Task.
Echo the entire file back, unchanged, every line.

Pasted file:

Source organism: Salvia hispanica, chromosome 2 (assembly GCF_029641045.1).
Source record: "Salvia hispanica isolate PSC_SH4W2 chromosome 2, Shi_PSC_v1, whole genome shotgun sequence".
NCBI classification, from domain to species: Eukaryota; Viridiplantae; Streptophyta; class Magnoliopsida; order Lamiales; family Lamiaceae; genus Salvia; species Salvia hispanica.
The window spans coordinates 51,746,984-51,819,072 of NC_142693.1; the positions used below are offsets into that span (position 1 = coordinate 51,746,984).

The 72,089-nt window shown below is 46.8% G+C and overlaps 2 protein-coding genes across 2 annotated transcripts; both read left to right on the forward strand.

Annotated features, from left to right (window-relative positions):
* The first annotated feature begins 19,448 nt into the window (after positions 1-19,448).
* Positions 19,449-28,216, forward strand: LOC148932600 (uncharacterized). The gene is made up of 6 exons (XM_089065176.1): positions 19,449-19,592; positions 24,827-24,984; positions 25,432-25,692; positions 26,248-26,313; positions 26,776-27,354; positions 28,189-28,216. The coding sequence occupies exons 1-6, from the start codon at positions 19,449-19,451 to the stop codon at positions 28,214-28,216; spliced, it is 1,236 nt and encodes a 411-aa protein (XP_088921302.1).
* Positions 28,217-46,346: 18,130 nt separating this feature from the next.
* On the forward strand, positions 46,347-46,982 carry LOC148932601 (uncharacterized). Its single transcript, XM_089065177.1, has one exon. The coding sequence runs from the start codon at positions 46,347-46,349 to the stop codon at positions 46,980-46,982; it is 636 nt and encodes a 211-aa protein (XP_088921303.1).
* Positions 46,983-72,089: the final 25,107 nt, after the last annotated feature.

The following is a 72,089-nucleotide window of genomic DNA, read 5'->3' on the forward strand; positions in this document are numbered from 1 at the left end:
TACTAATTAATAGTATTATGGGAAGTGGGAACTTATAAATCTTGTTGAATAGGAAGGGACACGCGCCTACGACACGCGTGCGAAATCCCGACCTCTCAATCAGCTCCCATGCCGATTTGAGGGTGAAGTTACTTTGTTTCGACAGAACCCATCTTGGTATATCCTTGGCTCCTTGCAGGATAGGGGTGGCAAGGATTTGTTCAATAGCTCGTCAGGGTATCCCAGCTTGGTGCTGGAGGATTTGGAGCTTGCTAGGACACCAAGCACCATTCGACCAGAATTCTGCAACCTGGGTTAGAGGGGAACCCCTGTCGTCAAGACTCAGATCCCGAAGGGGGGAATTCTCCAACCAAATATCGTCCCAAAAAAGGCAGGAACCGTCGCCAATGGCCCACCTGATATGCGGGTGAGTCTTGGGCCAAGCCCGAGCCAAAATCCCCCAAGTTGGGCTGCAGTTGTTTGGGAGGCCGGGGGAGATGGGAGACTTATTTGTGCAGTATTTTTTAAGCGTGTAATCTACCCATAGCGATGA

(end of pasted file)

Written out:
Source organism: Salvia hispanica, chromosome 2 (assembly GCF_029641045.1).
Source record: "Salvia hispanica isolate PSC_SH4W2 chromosome 2, Shi_PSC_v1, whole genome shotgun sequence".
NCBI classification, from domain to species: Eukaryota; Viridiplantae; Streptophyta; class Magnoliopsida; order Lamiales; family Lamiaceae; genus Salvia; species Salvia hispanica.
The window spans coordinates 51,746,984-51,819,072 of NC_142693.1; the positions used below are offsets into that span (position 1 = coordinate 51,746,984).

The 72,089-nt window shown below is 46.8% G+C and overlaps 2 protein-coding genes across 2 annotated transcripts; both read left to right on the forward strand.

Annotated features, from left to right (window-relative positions):
* The first annotated feature begins 19,448 nt into the window (after positions 1-19,448).
* Positions 19,449-28,216, forward strand: LOC148932600 (uncharacterized). The gene is made up of 6 exons (XM_089065176.1): positions 19,449-19,592; positions 24,827-24,984; positions 25,432-25,692; positions 26,248-26,313; positions 26,776-27,354; positions 28,189-28,216. The coding sequence occupies exons 1-6, from the start codon at positions 19,449-19,451 to the stop codon at positions 28,214-28,216; spliced, it is 1,236 nt and encodes a 411-aa protein (XP_088921302.1).
* Positions 28,217-46,346: 18,130 nt separating this feature from the next.
* On the forward strand, positions 46,347-46,982 carry LOC148932601 (uncharacterized). Its single transcript, XM_089065177.1, has one exon. The coding sequence runs from the start codon at positions 46,347-46,349 to the stop codon at positions 46,980-46,982; it is 636 nt and encodes a 211-aa protein (XP_088921303.1).
* Positions 46,983-72,089: the final 25,107 nt, after the last annotated feature.

The following is a 72,089-nucleotide window of genomic DNA, read 5'->3' on the forward strand; positions in this document are numbered from 1 at the left end:
TACTAATTAATAGTATTATGGGAAGTGGGAACTTATAAATCTTGTTGAATAGGAAGGGACACGCGCCTACGACACGCGTGCGAAATCCCGACCTCTCAATCAGCTCCCATGCCGATTTGAGGGTGAAGTTACTTTGTTTCGACAGAACCCATCTTGGTATATCCTTGGCTCCTTGCAGGATAGGGGTGGCAAGGATTTGTTCAATAGCTCGTCAGGGTATCCCAGCTTGGTGCTGGAGGATTTGGAGCTTGCTAGGACACCAAGCACCATTCGACCAGAATTCTGCAACCTGGGTTAGAGGGGAACCCCTGTCGTCAAGACTCAGATCCCGAAGGGGGGAATTCTCCAACCAAATATCGTCCCAAAAAAGGCAGGAACCGTCGCCAATGGCCCACCTGATATGCGGGTGAGTCTTGGGCCAAGCCCGAGCCAAAATCCCCCAAGTTGGGCTGCAGTTGTTTGGGAGGCCGGGGGAGATGGGAGACTTATTTGTGCAGTATTTTTTAAGCGTGTAATCTACCCATAGCGATGA